PLASTIC RECYCLING CODES CREATE SOME CONFUSION FOR CONSUMERS

PLASTIC RECYCLING CODES CREATE SOME CONFUSION FOR CONSUMERS

Although many people probably aren't even aware of them, the plastic recycling codes on the bottom of bottles and containers has been generating some controversy.

The formal name is "Resin Identification Code," and it refers to the numbers from one to seven found inside the triangular arrows recycling symbol found on the bottom of plastic products like one-liter cola bottles or gallon milk jugs.Each of the numbers refers to the type of plastic resin used in the container. For instance, No. 1 refers to polyethylene terephthalate, or PET, typically used in soft drink bottles; No. 3 is polyvinyl chloride, or PVC, used in cooking oil and water bottles; No. 6 is polystyrene, typically used in food service containers and coffee cups.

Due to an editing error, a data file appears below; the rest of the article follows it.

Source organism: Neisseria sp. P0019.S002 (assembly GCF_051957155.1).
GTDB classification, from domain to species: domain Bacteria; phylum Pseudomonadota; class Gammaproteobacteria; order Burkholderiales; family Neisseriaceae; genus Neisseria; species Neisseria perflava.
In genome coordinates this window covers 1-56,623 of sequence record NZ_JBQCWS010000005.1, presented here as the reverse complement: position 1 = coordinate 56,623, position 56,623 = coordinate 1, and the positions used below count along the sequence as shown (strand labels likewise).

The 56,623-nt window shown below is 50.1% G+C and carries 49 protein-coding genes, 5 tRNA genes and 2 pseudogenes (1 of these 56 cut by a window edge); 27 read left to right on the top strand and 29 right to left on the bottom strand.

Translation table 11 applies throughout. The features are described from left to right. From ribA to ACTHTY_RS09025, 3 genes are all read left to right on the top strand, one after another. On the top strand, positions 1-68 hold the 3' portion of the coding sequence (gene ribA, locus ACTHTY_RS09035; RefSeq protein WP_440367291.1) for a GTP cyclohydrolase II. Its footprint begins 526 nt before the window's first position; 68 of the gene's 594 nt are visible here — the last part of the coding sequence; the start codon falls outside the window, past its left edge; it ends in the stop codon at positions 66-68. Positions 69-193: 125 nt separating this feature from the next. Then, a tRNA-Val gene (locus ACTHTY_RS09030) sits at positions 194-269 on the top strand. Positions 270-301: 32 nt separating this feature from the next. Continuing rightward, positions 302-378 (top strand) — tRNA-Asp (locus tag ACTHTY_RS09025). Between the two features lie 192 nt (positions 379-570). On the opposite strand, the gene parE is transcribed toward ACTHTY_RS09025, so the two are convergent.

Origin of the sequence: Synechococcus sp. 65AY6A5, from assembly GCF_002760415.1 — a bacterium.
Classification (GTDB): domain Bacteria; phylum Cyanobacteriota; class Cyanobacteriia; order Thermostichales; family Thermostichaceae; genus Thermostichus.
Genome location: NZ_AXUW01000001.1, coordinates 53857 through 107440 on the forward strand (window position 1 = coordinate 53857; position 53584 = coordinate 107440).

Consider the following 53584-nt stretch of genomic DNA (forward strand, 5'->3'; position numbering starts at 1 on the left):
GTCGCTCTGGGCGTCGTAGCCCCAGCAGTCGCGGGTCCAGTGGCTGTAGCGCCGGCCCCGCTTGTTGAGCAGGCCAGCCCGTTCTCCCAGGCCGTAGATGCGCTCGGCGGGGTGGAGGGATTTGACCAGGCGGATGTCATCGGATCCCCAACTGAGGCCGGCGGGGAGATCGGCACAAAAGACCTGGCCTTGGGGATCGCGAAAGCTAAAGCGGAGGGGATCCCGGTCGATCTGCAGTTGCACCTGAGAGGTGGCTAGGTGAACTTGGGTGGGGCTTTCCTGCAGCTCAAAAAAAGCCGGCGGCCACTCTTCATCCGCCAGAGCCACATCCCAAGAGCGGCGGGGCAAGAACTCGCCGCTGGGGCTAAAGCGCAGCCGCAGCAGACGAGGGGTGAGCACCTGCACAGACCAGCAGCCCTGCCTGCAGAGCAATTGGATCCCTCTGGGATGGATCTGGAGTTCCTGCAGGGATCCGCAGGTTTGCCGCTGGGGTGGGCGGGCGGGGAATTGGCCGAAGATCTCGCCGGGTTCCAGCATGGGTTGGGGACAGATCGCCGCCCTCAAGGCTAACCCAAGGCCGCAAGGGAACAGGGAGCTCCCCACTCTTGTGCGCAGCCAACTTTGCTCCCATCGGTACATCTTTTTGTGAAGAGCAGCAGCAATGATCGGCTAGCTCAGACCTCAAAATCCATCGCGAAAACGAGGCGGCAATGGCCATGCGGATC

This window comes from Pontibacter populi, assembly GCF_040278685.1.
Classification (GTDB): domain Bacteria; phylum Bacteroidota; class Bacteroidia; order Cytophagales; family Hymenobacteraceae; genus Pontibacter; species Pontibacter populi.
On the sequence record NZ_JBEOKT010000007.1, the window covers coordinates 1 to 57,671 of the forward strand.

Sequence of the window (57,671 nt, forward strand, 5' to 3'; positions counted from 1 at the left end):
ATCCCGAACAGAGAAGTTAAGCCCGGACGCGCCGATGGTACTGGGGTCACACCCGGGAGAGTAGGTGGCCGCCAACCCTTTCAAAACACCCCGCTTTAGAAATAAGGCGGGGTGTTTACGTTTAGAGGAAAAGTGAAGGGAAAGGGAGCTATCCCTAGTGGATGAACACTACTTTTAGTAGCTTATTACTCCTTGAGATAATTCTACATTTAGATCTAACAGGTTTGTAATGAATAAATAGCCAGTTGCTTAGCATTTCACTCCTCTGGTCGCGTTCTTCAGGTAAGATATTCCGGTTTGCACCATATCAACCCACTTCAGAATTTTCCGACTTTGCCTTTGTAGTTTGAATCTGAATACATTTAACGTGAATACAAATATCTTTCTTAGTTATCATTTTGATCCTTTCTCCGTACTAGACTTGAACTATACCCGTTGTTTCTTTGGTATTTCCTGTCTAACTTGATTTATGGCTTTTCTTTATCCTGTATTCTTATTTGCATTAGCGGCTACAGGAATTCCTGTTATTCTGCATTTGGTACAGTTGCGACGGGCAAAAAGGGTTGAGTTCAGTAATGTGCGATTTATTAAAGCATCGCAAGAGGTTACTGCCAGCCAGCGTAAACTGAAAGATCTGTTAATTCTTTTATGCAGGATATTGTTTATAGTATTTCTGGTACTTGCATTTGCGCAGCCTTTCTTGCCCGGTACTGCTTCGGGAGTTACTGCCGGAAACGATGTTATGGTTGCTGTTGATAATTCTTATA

The code started as a voluntary effort in 1988 to help commercial recyclers sort plastics by type. It's use has gone far beyond that, however, leading to confusion and misconceptions on the part of the public, according to a report released a month ago by the National Recycling Coalition and the Society of the Plastics Industry Inc.

The code has become mandatory in 39 states and is being used in several other countries, including Europe, Canada, Brazil, Latin America and Japan.

The problems that the recycling coalition and the plastics industry see include:

Consumers spot the recycling symbol on a container and assume that it means the container can be recycled - although it may not be recycled in their community. Community curbside recycling programs differ widely on which plastics they accept for recycling. That leads to consumers putting inappropriate plastics in a collection program, adding to processing costs.

The seven numbers aren't specific enough. Plastics differ even when the same resin is used, and sometimes they can't be melted down together for recycling. The No. 2 designation, for instance, high-density polyethylene, includes both blow-molded bottles and injection-molded containers. They cannot be melted together, but consumers may put them both in a program designed only for the bottles.